Archive for Talking About Dying

No Perfect Words

Speak Truth

For many future hospice patients, there is a time when life is about to change. And someone needs to say something . . .

A doctor leans forward in her chair. For no reason—other than doing one more thing to avoid speaking—she shifts several thin manila files across her desk. She has done this with only a glance at the files because she was making herself keep eye contact with her patient. The patient hasn’t moved. He sits motionless and upright just like the prior three visits. This gentleman is old enough to be her grandfather. Wearing a wrinkled sports jacket and food-stained tie, he’s overdressed like her Pops would be. Dress nice for the doctor’s office, that’s what her grandfather always advised.

Her patient is a nice man. Always polite. Always with a list of questions. Now, as his oncologist, she knows his most recent test results. What should she say about the final worst thing that will happen in his life when she manages to open her mouth?

Later, the seventy-something man in the wrinkled jacket and stained tie faces his wife. She didn’t go with him to the doctor’s office because she was “under the weather.” As they sit on the couch—the one she’s been negotiating to dump for three years because their cats have shredded the sides—he loosens his tie. They sit angled toward each other, his knee touching her knee. She still wears her house robe and sips the tea he made for her after returning home. It’s chamomile, of course, the same kind of tea she drank on their first date over fifty years ago.

She is his oxygen; his yesterday, today, and tomorrow. They have been through the death of a child and have watched two other children graduate from college and start families. What should be the first thing he says to her that will begin the last thing they will do together? Read More →

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Do You Have a Moment?

Salt & Pepper shakers

Can I have a minute of your time?

According to a recent Center for Disease Control publication, the life expectancy for an “average” American was 78 years. Doing the math means the annual total of 525,600 minutes mutiplies to 40,996,800 lifetime minutes.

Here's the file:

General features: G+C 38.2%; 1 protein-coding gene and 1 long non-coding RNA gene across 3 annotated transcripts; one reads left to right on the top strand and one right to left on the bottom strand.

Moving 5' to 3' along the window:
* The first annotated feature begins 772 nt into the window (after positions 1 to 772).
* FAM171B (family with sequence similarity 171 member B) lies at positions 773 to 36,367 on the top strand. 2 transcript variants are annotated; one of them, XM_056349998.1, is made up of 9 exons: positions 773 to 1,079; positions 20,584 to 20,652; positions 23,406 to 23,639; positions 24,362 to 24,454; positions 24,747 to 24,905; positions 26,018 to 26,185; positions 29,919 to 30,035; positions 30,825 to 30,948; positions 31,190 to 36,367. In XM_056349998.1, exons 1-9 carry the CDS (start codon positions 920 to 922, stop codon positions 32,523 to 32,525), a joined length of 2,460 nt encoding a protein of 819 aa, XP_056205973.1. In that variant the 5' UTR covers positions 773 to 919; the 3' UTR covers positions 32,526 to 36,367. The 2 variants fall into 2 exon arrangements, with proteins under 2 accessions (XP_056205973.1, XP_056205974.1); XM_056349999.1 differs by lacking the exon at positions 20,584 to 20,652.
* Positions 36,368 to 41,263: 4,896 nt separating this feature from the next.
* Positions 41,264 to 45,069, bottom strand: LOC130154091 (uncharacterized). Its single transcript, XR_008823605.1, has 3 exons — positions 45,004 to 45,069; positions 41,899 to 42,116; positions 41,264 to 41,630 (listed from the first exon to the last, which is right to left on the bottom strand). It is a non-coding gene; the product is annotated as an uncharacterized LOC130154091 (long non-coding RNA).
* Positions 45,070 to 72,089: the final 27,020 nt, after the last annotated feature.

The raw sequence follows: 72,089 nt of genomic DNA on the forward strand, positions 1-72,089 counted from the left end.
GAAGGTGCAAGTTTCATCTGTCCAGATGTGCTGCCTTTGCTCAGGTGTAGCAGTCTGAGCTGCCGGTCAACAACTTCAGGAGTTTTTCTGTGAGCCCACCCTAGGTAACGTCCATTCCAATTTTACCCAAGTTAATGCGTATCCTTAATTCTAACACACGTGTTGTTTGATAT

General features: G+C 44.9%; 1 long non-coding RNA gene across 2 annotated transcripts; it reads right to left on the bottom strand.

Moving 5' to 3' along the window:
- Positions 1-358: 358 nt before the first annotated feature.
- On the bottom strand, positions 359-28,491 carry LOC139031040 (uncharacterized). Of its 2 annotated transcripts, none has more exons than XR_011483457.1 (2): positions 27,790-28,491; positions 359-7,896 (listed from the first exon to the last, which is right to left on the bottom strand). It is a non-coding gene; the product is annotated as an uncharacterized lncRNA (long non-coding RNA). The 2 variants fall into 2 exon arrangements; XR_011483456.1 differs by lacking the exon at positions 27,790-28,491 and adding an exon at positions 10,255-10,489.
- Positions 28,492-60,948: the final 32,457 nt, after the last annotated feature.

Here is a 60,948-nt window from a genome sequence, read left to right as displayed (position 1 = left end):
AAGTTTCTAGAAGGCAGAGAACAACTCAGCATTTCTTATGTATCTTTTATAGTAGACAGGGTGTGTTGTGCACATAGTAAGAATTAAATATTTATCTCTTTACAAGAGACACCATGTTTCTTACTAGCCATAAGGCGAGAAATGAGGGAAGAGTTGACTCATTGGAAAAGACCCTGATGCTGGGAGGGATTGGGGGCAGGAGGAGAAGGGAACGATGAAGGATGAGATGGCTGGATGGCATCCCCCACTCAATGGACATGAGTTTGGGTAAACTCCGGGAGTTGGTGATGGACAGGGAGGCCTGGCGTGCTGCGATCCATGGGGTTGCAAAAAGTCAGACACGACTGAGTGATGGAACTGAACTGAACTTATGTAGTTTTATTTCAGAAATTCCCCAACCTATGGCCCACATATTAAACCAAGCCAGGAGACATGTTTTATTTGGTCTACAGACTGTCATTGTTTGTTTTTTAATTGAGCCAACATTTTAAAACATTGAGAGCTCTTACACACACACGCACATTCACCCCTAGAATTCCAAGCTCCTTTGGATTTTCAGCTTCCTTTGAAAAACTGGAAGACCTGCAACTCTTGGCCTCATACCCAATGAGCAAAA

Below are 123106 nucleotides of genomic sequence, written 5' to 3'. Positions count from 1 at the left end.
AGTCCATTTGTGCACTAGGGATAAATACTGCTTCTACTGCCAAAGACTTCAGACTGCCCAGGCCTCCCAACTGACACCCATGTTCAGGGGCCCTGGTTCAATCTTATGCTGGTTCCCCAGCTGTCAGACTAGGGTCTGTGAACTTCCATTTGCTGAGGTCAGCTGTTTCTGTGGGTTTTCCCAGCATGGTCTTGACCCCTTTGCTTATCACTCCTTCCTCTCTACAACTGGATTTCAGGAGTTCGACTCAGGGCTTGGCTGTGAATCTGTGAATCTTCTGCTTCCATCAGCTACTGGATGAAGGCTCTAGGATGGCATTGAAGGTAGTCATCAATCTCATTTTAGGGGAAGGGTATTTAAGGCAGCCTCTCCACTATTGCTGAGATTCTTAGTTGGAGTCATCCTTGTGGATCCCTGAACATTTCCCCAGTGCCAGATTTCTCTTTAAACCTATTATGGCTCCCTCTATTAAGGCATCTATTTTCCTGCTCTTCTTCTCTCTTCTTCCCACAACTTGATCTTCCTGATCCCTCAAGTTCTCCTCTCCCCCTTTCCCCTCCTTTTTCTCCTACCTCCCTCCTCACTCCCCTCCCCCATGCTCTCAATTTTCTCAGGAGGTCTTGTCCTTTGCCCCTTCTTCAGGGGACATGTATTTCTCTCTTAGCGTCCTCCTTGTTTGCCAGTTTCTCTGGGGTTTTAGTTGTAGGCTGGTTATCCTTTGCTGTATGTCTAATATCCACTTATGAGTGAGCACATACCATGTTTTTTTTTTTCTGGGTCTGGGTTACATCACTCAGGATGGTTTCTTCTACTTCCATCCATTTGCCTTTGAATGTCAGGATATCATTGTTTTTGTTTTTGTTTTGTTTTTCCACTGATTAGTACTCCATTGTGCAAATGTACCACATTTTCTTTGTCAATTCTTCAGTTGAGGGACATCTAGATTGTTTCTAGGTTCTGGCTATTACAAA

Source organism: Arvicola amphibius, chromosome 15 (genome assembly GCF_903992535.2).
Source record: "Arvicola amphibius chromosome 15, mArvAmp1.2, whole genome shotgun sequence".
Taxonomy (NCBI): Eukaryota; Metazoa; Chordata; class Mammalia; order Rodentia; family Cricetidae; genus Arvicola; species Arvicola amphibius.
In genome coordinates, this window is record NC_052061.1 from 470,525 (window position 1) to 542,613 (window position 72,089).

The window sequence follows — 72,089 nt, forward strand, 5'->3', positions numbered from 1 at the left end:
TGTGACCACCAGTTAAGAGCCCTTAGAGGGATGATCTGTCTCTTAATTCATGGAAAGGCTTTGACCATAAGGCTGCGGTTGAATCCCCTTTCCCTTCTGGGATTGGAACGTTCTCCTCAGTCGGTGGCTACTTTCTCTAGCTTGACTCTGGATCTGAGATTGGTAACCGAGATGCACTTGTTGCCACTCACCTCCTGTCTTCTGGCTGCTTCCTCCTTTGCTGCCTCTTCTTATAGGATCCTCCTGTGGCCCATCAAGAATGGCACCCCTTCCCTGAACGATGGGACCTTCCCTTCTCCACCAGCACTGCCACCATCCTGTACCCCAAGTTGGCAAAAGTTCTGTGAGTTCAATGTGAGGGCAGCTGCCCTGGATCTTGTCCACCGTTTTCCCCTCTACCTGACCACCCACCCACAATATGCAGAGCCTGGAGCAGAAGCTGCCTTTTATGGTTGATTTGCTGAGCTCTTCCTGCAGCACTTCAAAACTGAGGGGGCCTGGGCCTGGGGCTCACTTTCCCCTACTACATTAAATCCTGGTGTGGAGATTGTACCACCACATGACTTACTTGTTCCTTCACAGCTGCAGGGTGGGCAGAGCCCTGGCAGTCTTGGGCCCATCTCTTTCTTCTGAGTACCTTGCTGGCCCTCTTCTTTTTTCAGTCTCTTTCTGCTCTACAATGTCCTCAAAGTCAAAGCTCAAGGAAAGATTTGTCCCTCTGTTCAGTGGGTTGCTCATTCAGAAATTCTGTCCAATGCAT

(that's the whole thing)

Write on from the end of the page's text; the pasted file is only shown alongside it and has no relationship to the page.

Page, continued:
In a minute, everything can change.

In hospice, every moment is precious.

How many minutes are wasted on worries that prove meaningless, speaking hurtful words we regret, or making decisions causing less time with loved ones and more time with, well . . . guilt?

Now closer to seventy than sixty years old, I cherish moments that once seemed insignificant. For example, a Cub Scout merit badge involved planting a bulb. I knelt by my mother as we dug into moist soil. I remember Mom her bent knees beside mine. I remember the aroma of overturned dirt. I remember her smile. I remember her reassurance that flowers would eventually bloom in the future. Such a trivial moment when my age could be counted on the fingers of both hands. Yet somehow, across the decades, it resonates as a treasure between mother and child. For as long as I remember the mighty and modest events of my life, I’ll picture the dirt in Mom’s fingernails, the cool air and damp earth, and being with someone who loved me with every beat of her heart.

What is a “trivial” moment you treasure? Read More →

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That Word . . . That Talk

Euphemisms

At one of the churches I served, I led a class entitled, “Living Fully, Dying Well.” It encouraged participants to learn about and share their views on . . . Death. I asked the group of mostly parents, ranging in age from 30s to 70s: “Did you ever have a talk with your kids about sex?”

A few had toddlers, and that talk was years away. A few never had kids: no need for the talk. But the majority, recently or decades before, raised their hands to acknowledge covering that subject with their kids.

“What about death?”

They stared at me.

“Have you told your children about what your thoughts are about death? About anything having to do with your wishes if you get a terminal illness, or what you want if you can’t make decisions?” Read More →

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